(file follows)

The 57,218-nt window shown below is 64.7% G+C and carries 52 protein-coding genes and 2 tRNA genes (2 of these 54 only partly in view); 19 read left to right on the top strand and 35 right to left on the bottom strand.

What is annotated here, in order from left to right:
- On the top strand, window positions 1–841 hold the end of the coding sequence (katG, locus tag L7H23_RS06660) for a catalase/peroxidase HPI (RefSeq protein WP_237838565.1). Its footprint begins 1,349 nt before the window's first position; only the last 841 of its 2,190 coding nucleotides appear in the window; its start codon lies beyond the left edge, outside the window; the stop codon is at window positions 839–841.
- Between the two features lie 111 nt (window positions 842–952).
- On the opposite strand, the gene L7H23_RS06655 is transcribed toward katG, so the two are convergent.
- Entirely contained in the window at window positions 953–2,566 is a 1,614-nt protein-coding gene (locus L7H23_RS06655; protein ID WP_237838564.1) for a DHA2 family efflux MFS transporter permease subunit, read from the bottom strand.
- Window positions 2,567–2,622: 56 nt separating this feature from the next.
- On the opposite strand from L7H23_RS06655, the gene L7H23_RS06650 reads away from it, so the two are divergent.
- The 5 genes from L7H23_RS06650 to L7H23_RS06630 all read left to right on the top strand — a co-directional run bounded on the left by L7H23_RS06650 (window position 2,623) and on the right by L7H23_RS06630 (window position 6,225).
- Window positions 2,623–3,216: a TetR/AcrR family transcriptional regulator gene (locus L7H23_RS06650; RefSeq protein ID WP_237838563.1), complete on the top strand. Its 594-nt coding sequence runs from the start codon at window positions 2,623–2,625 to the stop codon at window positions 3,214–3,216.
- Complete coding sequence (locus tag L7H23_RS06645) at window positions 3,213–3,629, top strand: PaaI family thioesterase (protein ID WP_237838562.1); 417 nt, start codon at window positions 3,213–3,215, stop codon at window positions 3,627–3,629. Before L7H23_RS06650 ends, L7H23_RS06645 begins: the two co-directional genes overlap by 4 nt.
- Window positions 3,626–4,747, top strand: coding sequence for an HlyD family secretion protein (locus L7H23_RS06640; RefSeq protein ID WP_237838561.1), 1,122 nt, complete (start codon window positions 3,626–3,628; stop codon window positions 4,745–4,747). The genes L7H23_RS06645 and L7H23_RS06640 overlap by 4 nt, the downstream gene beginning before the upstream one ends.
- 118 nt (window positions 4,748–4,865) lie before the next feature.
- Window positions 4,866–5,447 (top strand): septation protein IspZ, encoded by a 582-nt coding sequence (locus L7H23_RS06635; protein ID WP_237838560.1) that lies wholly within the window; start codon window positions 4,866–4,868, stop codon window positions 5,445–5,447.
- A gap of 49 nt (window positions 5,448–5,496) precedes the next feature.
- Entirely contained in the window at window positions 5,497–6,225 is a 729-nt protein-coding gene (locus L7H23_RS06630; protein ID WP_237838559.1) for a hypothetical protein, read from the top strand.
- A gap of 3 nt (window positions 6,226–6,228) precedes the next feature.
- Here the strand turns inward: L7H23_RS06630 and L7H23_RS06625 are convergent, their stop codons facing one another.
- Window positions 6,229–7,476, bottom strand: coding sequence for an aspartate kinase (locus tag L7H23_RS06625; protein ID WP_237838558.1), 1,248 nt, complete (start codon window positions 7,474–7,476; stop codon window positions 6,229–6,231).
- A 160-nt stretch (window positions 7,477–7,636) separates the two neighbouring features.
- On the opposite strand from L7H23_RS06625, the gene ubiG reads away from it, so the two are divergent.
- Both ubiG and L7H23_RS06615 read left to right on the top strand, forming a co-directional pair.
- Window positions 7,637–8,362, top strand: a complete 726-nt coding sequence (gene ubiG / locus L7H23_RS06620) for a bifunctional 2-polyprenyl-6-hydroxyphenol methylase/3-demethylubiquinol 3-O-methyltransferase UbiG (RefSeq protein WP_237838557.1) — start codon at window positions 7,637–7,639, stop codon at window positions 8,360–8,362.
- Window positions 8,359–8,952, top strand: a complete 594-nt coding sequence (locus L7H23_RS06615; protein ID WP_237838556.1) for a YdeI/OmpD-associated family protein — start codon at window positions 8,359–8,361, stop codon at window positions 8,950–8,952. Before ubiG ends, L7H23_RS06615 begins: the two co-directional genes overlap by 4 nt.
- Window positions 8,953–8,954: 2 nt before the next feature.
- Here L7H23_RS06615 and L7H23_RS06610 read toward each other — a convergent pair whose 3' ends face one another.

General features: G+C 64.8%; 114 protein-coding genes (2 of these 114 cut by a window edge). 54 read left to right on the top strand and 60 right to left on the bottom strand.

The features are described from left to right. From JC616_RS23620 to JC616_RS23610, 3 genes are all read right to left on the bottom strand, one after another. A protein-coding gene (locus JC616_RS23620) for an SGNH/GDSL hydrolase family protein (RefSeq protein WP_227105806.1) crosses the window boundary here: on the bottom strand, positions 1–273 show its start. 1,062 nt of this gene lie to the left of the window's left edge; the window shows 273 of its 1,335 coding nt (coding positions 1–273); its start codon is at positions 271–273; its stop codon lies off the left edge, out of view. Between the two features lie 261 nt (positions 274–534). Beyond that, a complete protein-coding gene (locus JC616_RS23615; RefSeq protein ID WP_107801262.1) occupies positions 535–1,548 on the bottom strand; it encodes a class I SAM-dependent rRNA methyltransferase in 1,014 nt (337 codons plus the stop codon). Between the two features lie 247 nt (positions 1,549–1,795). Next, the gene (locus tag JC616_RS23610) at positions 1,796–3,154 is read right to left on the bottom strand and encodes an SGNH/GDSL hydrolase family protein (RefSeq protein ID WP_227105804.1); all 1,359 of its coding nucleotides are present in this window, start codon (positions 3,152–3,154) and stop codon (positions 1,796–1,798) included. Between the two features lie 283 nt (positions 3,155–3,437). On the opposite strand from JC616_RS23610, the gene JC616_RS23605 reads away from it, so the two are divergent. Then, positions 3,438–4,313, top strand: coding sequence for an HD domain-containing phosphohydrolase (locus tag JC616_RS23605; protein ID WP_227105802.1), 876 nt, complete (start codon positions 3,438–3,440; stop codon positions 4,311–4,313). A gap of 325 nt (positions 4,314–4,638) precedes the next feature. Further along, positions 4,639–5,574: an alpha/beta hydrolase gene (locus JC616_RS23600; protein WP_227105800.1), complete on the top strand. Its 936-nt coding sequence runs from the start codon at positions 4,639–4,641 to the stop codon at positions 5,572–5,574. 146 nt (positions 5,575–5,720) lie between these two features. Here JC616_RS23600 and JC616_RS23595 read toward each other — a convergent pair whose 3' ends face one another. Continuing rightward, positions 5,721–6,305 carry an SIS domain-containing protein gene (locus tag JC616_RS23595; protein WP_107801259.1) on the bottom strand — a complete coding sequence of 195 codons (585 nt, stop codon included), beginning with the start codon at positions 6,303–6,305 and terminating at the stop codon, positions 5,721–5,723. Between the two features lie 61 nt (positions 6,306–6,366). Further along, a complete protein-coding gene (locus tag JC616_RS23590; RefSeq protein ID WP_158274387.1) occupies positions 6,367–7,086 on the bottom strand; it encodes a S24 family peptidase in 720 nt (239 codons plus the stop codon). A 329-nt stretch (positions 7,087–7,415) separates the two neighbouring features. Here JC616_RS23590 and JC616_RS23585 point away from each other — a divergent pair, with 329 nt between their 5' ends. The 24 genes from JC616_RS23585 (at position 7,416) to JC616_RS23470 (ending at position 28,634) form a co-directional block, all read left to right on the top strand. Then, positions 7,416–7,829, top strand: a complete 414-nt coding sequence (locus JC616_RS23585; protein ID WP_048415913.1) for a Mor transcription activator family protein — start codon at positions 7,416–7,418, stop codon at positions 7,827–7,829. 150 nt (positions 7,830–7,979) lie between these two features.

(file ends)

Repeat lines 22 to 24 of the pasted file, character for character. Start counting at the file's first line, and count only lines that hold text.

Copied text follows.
- Both ubiG and L7H23_RS06615 read left to right on the top strand, forming a co-directional pair.
- Window positions 7,637–8,362, top strand: a complete 726-nt coding sequence (gene ubiG / locus L7H23_RS06620) for a bifunctional 2-polyprenyl-6-hydroxyphenol methylase/3-demethylubiquinol 3-O-methyltransferase UbiG (RefSeq protein WP_237838557.1) — start codon at window positions 7,637–7,639, stop codon at window positions 8,360–8,362.
- Window positions 8,359–8,952, top strand: a complete 594-nt coding sequence (locus L7H23_RS06615; protein ID WP_237838556.1) for a YdeI/OmpD-associated family protein — start codon at window positions 8,359–8,361, stop codon at window positions 8,950–8,952. Before ubiG ends, L7H23_RS06615 begins: the two co-directional genes overlap by 4 nt.